The Hacker News Reported on June 14, 2022 that Microsoft has incorporated additional improvements to address the recently disclosed Azure SynLapse security vulnerability in order to meet comprehensive tenant isolation requirements in Azure Data Factory and Azure Synapse Pipelines.
The high-severity issue, tracked as CVE-2022-29972 (CVSS score: 7.8) and disclosed early last month, could have allowed an attacker to perform remote command execution and gain access to another Azure client’s cloud environment. Update && Fix Release April 15, 2022
The Detailed Explanation and Time Line is available below.
Originally reported by the cloud security company on January 4, 2022, SynLapse wasn’t fully patched until April 15, a little over 120 days after initial disclosure and two earlier fixes deployed by Microsoft were found to be easily bypassed.
The hack enabled attackers to access Synapse resources belonging to other customers via an internal Azure API server managing the integration runtimes.
Besides permitting an attacker to obtain credentials to other Azure Synapse customer accounts, the flaw made it possible to sidestep tenant separation and execute code on targeted customer machines as well as control Synapse workspaces and leak sensitive data to other external sources.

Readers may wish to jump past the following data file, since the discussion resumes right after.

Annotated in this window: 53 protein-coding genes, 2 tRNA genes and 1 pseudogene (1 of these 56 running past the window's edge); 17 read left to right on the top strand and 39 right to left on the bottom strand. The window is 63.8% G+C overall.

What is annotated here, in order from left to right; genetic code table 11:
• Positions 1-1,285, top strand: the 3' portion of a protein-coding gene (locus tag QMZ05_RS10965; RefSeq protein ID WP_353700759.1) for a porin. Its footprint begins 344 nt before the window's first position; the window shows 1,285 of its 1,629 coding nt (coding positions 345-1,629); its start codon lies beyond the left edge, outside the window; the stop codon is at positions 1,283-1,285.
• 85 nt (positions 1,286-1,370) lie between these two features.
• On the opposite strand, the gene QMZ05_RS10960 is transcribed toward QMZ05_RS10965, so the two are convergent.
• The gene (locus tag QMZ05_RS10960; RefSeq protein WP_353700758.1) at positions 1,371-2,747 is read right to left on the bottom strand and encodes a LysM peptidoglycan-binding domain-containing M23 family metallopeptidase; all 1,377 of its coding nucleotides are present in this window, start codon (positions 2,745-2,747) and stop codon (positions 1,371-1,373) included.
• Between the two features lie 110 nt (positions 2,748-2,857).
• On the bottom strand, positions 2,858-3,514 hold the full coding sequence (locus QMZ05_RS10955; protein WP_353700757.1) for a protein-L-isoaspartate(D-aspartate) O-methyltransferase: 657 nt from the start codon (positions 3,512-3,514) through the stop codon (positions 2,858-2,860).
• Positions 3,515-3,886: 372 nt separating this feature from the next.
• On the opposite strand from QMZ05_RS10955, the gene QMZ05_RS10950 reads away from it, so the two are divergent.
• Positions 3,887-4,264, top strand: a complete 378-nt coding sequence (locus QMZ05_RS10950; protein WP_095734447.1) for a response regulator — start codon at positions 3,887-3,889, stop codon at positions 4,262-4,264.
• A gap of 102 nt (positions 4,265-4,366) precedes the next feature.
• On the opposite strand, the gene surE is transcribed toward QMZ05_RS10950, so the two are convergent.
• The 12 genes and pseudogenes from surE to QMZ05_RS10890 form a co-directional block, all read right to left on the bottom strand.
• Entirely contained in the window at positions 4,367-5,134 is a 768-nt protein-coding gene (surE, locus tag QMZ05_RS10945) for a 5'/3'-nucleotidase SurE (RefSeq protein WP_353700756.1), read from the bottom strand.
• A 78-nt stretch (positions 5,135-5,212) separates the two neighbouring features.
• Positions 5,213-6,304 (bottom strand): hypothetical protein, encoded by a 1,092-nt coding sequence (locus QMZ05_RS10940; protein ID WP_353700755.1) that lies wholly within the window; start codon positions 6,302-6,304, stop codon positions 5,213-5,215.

At its core, the issue relates to a case of command injection found in the Magnitude Simba Amazon Redshift ODBC connector used in Azure Synapse Pipelines that could be exploited to achieve code execution a user’s integration runtime, or on the shared integration runtime.
With these capabilities in hand, an attacker could have proceeded to dump the memory of the process that handles external connections, thereby leaking credentials to databases, servers, and other Azure services.
Even more concerningly, a client certificate contained in the shared integration runtime and used for authentication to an internal management server could be weaponized to access information pertaining to other customer accounts.
In stringing together, the remote code execution bug and access to the control server certificate, the issue effectively opened the door to code execution on any integration runtime without knowing anything but the name of a Synapse workspace.
“It is worth noting that the major security flaw wasn’t so much the ability to execute code in a shared environment but rather the implications of such code execution,”
“More specifically, the fact that given an RCE on the shared integration runtime let us use a client certificate providing access to a powerful, internal API server.”
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